In our current context, the Spirit of the Most High’s complaint against the Ephesians can easily be applied to today’s priorities — both the church and the individual believer. The Great Commission is beyond writing a check once a month for $10 to help a missionary in Africa. It’s beyond hosting an international missionary once a year on a special “Missions Sunday”. While so many churches (and individual believers) are secure in their believing loyalty to Jesus Christ, His priority as witnessed in His last words have lost their urgency and are no longer their priority. In other words, the Bridegroom’s priority is not universally shared by the Bride. This is spreading like wildfire in more affluent countries like our own. In fact, where persecution is on the increase, the church is growing because of the bold witness of believers, even at the cost of their own lives!

Sadly, we could very easily hear the same words the Spirit spoke to the church at Ephesus being spoken to us: “You hate evil as I hate evil but you have fallen and need to repent because you’re not doing the things that are most important to Me … the works you were first called to do.” In other words, “you’re not getting the job I assigned to you — the one most important thing I asked of you, done.” [paraphrase]

Allow me to bring into context a neutral and non-partisan analogy with which we can quickly identify considering our current political climate. When our own culture begins to persecute the church in the years to come (and it will come), will our impulse be to bring them to the Lord (to bring our enemies to the Lord) or how do we respond? Sadly, I hear/read so many comments that expose the heart of believers and unbelievers alike when they make comments like, “Well, they’ll face the wrath of God…” or “They’ll get what’s coming to them in the end…” or “I’d hate to be them on Judgment Day!” … worse! Our job as imagers of God is to expand the kingdom, not win an argument, and not be comfortable. We’re here to show our love for our Redeemer who paid the utmost price, and paved the way by His own example, to take the Gospel message to everyone including those who don’t believe like we do, to those who may use us or abuse or, and even to our persecutors.

We’re going to need this message in the years to come. It’s a proven fact that the church around the world is growing while under increasing and often merciless persecution. I believe with all my heart that the church in America needs to understand that we’re not an exception. What we’re failing to see, though, is a loving response to the world powers by doing whatever it takes to spread the Good News. Instead, we’re seeing more hatred, division, disunity and condemnation. I have to ask myself as I look in the mirror of my own heart, what in me would draw others to want to know the reason for my peace, my freedom, my joy and my relentless pursuit of Truth.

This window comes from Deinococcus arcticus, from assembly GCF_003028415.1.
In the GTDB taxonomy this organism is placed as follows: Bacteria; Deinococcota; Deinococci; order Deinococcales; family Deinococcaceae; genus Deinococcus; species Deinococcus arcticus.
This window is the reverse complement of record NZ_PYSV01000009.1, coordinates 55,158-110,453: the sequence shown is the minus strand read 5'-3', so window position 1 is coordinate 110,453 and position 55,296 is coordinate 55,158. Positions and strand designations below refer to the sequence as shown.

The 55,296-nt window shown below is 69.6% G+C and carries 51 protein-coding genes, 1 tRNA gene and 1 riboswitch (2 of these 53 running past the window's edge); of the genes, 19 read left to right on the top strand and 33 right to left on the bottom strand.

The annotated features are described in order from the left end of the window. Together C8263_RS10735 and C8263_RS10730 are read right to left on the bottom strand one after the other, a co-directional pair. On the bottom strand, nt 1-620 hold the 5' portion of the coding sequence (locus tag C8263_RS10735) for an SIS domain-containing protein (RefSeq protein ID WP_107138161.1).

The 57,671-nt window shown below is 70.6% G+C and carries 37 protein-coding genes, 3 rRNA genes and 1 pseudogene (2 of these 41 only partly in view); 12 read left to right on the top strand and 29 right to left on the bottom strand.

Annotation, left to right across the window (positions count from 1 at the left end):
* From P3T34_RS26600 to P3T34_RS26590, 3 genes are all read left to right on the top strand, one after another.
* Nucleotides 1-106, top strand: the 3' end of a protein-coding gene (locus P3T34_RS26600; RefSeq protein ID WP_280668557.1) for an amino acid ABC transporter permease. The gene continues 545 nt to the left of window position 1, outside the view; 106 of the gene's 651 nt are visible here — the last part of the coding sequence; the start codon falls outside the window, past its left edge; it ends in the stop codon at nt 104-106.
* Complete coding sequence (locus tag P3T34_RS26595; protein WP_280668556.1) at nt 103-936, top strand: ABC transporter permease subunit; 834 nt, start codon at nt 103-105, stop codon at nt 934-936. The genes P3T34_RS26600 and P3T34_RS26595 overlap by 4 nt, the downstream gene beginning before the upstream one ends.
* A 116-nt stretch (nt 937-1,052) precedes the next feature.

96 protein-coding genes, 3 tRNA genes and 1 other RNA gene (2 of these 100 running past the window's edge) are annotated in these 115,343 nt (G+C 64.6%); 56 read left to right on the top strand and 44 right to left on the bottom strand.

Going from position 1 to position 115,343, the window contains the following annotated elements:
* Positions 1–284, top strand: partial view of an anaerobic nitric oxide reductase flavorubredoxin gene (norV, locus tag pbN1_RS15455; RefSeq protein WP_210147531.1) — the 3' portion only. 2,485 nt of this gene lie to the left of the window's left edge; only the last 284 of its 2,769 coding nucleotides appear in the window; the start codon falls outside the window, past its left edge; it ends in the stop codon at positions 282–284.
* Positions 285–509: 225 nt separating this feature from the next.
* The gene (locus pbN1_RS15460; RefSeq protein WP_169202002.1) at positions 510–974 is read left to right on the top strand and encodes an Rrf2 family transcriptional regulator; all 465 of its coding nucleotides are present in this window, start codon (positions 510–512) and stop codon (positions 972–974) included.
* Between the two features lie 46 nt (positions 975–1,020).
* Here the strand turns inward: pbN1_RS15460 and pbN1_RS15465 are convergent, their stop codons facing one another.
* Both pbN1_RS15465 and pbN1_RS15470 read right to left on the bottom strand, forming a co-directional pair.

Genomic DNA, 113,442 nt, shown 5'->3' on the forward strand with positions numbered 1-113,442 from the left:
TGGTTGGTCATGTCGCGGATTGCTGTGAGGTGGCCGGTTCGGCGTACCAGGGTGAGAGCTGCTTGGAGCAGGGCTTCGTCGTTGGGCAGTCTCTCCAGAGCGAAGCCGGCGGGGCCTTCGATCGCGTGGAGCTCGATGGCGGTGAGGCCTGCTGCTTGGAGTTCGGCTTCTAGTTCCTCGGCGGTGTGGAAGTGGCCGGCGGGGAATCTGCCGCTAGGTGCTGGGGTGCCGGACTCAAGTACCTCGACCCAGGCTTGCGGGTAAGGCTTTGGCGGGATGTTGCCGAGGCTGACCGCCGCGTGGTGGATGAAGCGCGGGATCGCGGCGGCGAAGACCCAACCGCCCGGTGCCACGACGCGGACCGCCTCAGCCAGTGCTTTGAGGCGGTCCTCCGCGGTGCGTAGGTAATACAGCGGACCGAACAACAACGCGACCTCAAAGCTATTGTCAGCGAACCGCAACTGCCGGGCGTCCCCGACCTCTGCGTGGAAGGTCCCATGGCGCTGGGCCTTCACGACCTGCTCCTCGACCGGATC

The Great Commission was not a casual suggestion. It has not and is not going to change. So when we’re put in situations like the people of the church of Ephesus who seemed to be doing everything right, will we communicate our “first love” or will we deny it by our response to hard or irritating or severe disagreement or persecution? Will our first impulse to opposition be, “We need to win these people to the Lord?” Will we remember that this is our commission from the One who loves us most, who promised to be with us until the very end? Will we remember this is why we’re here on earth — why God created us?

The Great Commission … this is what God wants us to do. We know this by Jesus’ last assignment to His disciples before He ascended to heaven.

Expanding the Kingdom is our calling — the mission and purpose of a Bride in loving honor of her Bridegroom, sharing His heart by spreading the message of the Gospel.


Dr. Michael S. Heiser was the academic editor for Logos Bible Software, Bible Study Magazine, and Faithlife Study Bible; the co-editor of Old Testament Greek Pseudepigrapha with Morphology and Semitic Inscriptions: Analyzed Texts and English Translations; he was also the Hebrew instructor for Learn to Use Hebrew for Logos Bible Software. He earned his Ph.D. in Hebrew Bible and Semitic languages and holds an MA in ancient history and Hebrew studies. He currently serves as Director of The Awakening School of Theology and Ministry.